A carer who took advantage of an elderly man’s love and infatuation with her when she accepted more than £100,000 in gifts has not yet sold her house to pay the money back, a judge heard yesterday.
Defence lawyer Dennis Boyd told Downpatrick Crown Court that so far there have been two viewings of Lesley Boyd’s home, on the market for £139,000 “for some considerable time”, but that as yet there have been no offers made on the property at Chippendale Avenue in Bangor.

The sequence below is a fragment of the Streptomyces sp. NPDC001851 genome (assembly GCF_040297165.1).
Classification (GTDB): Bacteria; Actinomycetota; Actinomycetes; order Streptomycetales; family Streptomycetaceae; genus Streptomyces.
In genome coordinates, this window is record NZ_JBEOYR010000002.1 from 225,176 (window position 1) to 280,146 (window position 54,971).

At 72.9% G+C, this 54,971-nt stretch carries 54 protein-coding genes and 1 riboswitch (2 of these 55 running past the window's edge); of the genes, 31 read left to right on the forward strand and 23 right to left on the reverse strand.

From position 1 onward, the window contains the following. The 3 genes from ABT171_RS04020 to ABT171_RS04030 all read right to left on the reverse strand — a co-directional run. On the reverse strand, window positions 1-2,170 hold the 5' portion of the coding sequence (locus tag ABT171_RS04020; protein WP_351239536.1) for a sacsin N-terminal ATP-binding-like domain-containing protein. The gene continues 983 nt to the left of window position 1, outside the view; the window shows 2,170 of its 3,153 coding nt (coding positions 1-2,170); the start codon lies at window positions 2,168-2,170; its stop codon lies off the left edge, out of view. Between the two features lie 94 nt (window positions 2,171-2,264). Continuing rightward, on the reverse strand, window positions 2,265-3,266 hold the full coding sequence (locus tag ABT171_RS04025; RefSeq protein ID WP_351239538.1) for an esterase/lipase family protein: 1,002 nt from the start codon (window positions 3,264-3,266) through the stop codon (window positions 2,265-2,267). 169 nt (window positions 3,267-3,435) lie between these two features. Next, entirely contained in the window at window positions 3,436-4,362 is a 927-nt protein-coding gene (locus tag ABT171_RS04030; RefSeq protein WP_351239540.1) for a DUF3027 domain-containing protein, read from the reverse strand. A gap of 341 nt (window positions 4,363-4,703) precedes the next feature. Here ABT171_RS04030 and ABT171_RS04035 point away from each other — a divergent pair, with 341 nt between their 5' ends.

Judge Piers Grant said the house “needs to be sold rapidly” and suggested that it could be put up for auction to allow 56-year-old Boyd to pay back the cash she wrongfully accepted.
Mr Boyd said that, potentially, the price could be dropped to £120,000 and Judge Grant adjourned the case for two weeks but warned that if there was no movement in that time he would call the estate agent to tell him what steps were being taken.
Last December Boyd was jailed for four months to be followed by a year on supervised licence after she admitted six counts of fraud in relation to the writing of six bank cheques from the account of Cecil McAllister that totalled more than £61,000 and to the theft of £44,000 belonging to Mr McAllister.